It’s Not the Heat, It’s the Stupiditytoblogo

by Shawn Downey

Sweltering in the concrete jungle, I watch as the alkaloids (author’s note: alkaloids are physiologically active, nitrogen-containing bases derived from plants, i.e. caffeine) ooze from my pores. Jittery and rapidly approaching irritable, I scan the immediate perimeter outside the coffee house for relief from the 90 degree heat and humidity. Unable to spy refuge, I glance back towards the door hoping to see my frolicking cohorts bounding down the steps. Ever try to get a group of riders to actually leave the initial meeting place to pursue a group ride?

Searching in vain for relief from the heat, I rest my eyes on a motorcycle that glistens like a beacon in the night. By far, it is the most affable machine parked among the stable of motorcycles lining the street. But most importantly, it is my motorcycle. Smiling intently, momentary relief from the heat allows me to regain my composure and take notice of a mature gentleman examining each motorcycle in succession. He proceeds towards my pride and joy at a connoisseur’s pace grunting, winking, and shaking his head from side to side. Anticipating the highest accolades available, I smile knowingly at him as he finishes the examination of my Roulette Lime Green machine.

“This yours?” he asks.

“Oh yeah,” I beam.

“Looks like Kermit the Frog threw up,” he states.

Bearing down on the old fellow, my beaming euphoria rapidly morphs into the accelerated rate of irritability that I had squelched just moments ago. “What?” I interrogate sternly.

“It’s green,” he says.

“And?” I say, offering him the opportunity to redeem himself.

“And…I bet it hides in the grass real nicely. Hides from those bike munching CBR900RR Hondas.”

“Oh, okay tough guy. And I suppose you have one.”

“Yep. Sold my Norvin and bought a CBR, a BMW, and a Trans Alp.”

A Norvin, for those of you not so adept at playing the word game, is a Vincent Black Shadow engine married to a Norton Featherbed frame. Just like the Triton, a Triumph motor married with a Norton featherbed frame, the Norvin represented the street-faired-go-fast-guy’s attempt to reap the optimum combination of handling and horsepower. Shoe horning the venerable 1000 cc motor into the Norton double-looped frame required the go-fast-guys to file down one of the Featherbed’s frame lugs and fabricate one-off engine plates. To the chagrin of present day Vincent enthusiasts, the amputations did not stop there. Hacking off the swingarm pivot plugs was done under the guise of facilitating repeated engine installation and removal, which makes perfect sense after consulting a period maintenance schedule. Under the 500 Mile Recommended Service Tips column, you will often find the following: Check oil, adjust drive chain tension, remove engine, check tire pressure…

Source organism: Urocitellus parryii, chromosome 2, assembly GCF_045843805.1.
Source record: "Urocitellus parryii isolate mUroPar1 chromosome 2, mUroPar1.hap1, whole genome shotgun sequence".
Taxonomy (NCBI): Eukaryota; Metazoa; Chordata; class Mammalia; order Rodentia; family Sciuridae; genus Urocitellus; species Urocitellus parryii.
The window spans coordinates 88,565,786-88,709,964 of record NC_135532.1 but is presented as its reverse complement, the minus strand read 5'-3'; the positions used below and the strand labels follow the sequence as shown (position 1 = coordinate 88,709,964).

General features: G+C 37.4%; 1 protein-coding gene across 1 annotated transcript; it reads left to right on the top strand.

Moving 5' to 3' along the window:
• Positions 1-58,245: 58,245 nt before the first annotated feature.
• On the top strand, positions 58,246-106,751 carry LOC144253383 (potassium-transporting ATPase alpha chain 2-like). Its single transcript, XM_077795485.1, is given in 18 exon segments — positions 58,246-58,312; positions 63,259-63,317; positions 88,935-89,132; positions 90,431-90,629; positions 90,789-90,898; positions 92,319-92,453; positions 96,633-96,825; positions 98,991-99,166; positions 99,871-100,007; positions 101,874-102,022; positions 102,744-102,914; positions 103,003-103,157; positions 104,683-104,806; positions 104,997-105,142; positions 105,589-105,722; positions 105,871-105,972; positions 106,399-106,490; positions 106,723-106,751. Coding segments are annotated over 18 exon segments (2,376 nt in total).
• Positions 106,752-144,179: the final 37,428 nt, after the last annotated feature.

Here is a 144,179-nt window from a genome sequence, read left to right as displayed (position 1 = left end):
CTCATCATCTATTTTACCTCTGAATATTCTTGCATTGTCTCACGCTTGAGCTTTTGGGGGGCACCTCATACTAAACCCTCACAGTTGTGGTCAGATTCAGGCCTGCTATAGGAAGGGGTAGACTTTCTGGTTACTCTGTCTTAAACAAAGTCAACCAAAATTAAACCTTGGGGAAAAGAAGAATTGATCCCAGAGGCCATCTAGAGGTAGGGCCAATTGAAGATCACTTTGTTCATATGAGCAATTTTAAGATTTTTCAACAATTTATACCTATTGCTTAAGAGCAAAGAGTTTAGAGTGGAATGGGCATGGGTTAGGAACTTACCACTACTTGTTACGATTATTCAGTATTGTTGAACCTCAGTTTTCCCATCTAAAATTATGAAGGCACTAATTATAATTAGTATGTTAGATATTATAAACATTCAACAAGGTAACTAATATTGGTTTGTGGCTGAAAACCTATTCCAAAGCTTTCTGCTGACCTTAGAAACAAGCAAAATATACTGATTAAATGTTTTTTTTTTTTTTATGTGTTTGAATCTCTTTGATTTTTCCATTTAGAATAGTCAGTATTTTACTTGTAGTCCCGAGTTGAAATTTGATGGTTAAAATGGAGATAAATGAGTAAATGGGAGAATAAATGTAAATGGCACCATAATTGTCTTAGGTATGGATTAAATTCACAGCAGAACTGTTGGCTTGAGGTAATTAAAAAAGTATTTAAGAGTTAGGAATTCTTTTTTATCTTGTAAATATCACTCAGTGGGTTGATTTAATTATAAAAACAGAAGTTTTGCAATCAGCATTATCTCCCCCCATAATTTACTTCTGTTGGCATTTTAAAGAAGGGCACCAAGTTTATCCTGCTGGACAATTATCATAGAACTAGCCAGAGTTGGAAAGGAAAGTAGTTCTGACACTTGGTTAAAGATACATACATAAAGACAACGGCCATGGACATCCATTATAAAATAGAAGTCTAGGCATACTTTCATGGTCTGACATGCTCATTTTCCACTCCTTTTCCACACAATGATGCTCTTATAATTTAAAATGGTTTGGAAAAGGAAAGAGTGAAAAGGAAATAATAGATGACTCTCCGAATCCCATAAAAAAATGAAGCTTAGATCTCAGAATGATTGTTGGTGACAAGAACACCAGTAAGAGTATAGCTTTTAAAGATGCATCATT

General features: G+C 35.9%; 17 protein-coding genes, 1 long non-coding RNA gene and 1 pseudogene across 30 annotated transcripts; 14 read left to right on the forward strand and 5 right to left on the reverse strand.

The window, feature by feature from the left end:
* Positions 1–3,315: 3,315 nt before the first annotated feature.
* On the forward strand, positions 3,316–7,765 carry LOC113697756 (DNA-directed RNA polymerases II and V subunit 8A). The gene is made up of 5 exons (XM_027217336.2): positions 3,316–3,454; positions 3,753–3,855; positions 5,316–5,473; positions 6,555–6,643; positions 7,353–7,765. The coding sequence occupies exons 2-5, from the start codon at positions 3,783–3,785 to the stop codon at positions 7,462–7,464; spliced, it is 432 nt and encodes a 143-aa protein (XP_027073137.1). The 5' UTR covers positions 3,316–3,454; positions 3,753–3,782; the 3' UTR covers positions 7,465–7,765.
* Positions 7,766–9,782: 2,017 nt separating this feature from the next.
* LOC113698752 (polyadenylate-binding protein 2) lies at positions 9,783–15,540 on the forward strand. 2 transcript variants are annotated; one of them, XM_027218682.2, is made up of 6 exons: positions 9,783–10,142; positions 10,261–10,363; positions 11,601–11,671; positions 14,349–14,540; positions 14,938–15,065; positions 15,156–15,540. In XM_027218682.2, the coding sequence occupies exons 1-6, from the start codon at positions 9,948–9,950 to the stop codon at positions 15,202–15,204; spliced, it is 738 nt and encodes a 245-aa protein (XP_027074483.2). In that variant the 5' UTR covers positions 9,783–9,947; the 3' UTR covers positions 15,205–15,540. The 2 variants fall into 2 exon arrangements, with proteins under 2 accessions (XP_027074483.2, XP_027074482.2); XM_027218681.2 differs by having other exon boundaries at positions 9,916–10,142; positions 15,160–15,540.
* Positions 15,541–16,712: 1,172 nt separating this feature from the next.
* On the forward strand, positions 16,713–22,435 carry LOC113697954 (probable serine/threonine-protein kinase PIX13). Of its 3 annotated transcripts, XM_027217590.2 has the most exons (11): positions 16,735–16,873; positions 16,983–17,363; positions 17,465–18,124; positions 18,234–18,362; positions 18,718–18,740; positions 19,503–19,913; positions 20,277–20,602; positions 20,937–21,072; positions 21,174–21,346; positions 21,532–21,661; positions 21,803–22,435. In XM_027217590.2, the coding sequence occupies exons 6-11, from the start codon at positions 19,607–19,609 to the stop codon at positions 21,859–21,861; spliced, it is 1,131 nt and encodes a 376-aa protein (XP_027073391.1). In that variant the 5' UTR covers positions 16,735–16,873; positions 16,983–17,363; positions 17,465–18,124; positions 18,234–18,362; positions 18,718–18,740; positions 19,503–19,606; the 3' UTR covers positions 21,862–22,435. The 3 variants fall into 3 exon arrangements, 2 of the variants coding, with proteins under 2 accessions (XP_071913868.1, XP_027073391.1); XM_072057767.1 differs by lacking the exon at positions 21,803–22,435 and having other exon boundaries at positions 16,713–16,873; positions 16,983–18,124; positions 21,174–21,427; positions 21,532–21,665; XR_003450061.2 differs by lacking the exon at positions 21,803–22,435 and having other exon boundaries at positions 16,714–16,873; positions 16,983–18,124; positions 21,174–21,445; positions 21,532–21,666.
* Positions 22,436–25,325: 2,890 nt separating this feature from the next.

If you have ever wielded a Sawz-All, you know it is a sacrilege to return the saw to it’s resting place after one solitary cut. Wild-eyed cafe boys understood this, so they removed the gearbox, monoshock, and triangulated swingarm amid a shower of sparks and Neanderthal grunts. Most of these Dr. Frankenstein’s opted to replace the gearbox with that of the Norton since they probably had one lying in the corner after bastardizing the Featherbed. Fitting a standard swingarm with two shocks was thought to be a substantial improvement over the forward thinking design by Vincent, because “everybody else is using two shocks and a non-triangulated design.”

This particular modification disturbed Vincent the most, because he knew that it was being done for no other purpose than following the lowest common denominator. His monoshock design was far superior to any other manufacturer’s design for a span of twenty years and was validated in the mid-1970s when mainstream motorcycle manufacturers introduced their own version of the monoshock. In theory, these modifications would produce a stump pulling motorcycle that had the agility of Ann Margaret. In reality, the modifications produced a motorcycle that, like Ann Margaret, had a high center of gravity. Norvin owners claimed an increase in power due to the shedding of 60 some pounds, but then again, who is going to admit to creating a grave irrevocable error?

Many feel that if the marriage was truly optimum, the Viscount adventure of the early 1960s would have been a success. Viscount was an enterprise that ignored the heeding of Vincent himself and attempted to build mass production versions of the backyard Norvins. Albeit some of the models highlight the overwhelming engine by overfilling the frame tubes, I would still have to subscribe to the Shakespearean proverb, “That which we call a work of art maliciously subjected to a cutting torch by any other name would smell like a work of art maliciously subjected to a cutting torch.”

And as for the mature gentleman who once owned a Norvin and questioned the dignity of my motorcycle? I pummeled him.


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